The New York Times of November 10 reports that at a recent conference of Southeast Asian countries the Philippine foreign minister, Raul Manglapus, spent his time lobbying other countries to support the continued presence of the bases. Manglapus tried to win support for the bases from Thailand, Malaysia, Singapore, and Indonesia.

Aquino's ploy, as the issue heats up in the Philippines, is to plead regional security -- that she personally doesn't like the bases, perhaps, but other nations in the region have asked her to keep the bases! But she didn't get public commitments of support; the other pro-Western governments in the region support the bases but they have similar reservations about coming out openly in support of U.S. imperialism's armed forces.

For workers here in the U.S., the issue is clear-cut: We must stand up against "our" government's oppressive policies in the Philippines. We should support the anti-imperialist struggle of the Filipino working people. We too should join the Filipino masses to demand: U.S. imperialism get oat of the Philippines!

Aquino's 'people power' uses death squads against the people

Since the last right-wing coup attempt against her in August, Philippines President Corazon Aquino has stepped up her war against the left. Aquino is trying desperately to show the Filipino exploiters and U.S. imperialists that she is just as efficient as any right-wing general at stamping out the struggles of the workers, peasants, and poor.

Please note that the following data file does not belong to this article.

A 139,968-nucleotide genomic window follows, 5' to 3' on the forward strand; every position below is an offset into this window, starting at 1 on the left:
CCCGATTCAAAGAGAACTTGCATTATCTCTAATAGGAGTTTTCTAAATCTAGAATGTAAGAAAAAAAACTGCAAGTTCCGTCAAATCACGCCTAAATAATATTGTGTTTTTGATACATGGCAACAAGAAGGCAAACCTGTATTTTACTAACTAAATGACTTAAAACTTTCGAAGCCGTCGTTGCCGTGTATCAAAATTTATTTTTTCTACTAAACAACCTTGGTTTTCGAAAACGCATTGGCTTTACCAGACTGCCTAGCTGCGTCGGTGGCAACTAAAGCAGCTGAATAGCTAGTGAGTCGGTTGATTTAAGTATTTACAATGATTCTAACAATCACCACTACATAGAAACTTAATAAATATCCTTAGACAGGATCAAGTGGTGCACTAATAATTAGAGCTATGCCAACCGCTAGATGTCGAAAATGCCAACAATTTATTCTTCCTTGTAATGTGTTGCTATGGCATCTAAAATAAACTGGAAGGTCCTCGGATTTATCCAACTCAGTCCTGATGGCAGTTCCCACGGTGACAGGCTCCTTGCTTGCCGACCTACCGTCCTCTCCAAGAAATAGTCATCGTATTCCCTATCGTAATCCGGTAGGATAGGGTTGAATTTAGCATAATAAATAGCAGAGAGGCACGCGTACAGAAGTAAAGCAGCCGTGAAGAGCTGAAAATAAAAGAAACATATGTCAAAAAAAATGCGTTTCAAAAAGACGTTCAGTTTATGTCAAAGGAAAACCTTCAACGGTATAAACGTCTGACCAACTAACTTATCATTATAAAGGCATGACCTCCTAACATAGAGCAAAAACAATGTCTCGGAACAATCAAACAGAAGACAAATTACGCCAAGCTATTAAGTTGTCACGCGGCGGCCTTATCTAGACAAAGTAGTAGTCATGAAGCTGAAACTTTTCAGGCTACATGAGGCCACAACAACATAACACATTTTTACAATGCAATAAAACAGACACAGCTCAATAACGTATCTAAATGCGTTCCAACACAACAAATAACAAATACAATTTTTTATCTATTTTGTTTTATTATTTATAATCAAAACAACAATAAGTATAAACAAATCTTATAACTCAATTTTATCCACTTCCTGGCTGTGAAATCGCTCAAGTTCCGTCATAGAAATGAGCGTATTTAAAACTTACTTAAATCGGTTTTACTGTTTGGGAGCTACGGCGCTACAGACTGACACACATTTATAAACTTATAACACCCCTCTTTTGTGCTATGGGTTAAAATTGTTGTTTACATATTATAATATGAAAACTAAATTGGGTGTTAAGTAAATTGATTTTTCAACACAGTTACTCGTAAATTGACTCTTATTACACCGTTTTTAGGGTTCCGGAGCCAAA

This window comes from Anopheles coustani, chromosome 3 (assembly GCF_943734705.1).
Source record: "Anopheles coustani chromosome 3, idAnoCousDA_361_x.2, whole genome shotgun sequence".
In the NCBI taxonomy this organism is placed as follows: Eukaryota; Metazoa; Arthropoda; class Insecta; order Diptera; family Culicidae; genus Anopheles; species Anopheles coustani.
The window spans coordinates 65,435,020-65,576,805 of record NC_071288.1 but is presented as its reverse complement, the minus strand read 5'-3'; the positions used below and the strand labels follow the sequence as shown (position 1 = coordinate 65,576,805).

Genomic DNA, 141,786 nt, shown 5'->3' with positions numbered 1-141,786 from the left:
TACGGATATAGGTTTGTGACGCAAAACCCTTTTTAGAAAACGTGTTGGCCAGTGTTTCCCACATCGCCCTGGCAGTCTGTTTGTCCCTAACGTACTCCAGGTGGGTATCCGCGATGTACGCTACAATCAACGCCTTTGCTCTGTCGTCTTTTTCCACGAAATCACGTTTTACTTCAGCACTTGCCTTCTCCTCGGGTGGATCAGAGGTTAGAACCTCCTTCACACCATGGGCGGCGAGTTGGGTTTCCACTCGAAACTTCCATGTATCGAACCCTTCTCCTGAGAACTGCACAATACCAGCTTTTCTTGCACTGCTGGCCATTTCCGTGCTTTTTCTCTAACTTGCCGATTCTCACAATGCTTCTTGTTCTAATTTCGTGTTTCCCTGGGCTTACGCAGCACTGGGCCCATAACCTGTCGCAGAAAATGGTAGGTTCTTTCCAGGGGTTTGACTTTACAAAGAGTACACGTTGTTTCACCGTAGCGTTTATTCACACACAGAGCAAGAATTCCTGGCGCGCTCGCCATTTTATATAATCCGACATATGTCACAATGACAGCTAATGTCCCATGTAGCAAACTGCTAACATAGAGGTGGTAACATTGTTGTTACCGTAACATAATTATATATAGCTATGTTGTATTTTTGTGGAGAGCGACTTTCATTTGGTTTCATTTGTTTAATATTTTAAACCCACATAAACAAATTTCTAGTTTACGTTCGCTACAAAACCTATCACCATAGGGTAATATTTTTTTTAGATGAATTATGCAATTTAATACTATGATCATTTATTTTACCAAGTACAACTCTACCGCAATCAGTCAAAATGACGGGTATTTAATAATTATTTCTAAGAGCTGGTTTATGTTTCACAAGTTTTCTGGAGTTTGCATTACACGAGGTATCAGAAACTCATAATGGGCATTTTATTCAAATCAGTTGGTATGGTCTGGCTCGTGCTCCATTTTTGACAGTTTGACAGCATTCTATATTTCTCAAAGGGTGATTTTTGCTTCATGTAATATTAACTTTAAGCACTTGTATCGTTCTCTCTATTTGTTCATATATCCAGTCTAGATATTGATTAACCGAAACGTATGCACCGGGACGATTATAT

Besides using the military against the guerrilla movement and the police against strikers and demonstrators, Aquino has played a prominent role in launching rightist death squads against the people.

Death Squads Appearing in Manila

A few months ago, Aquino praised the right-wing vigilantes in the city of Davao as model anti-communist fighters. Davao is the area where the most ferocious death squads operate.

The Aquino regime has now stepped up the police and death-squad assault against poor people inside Manila.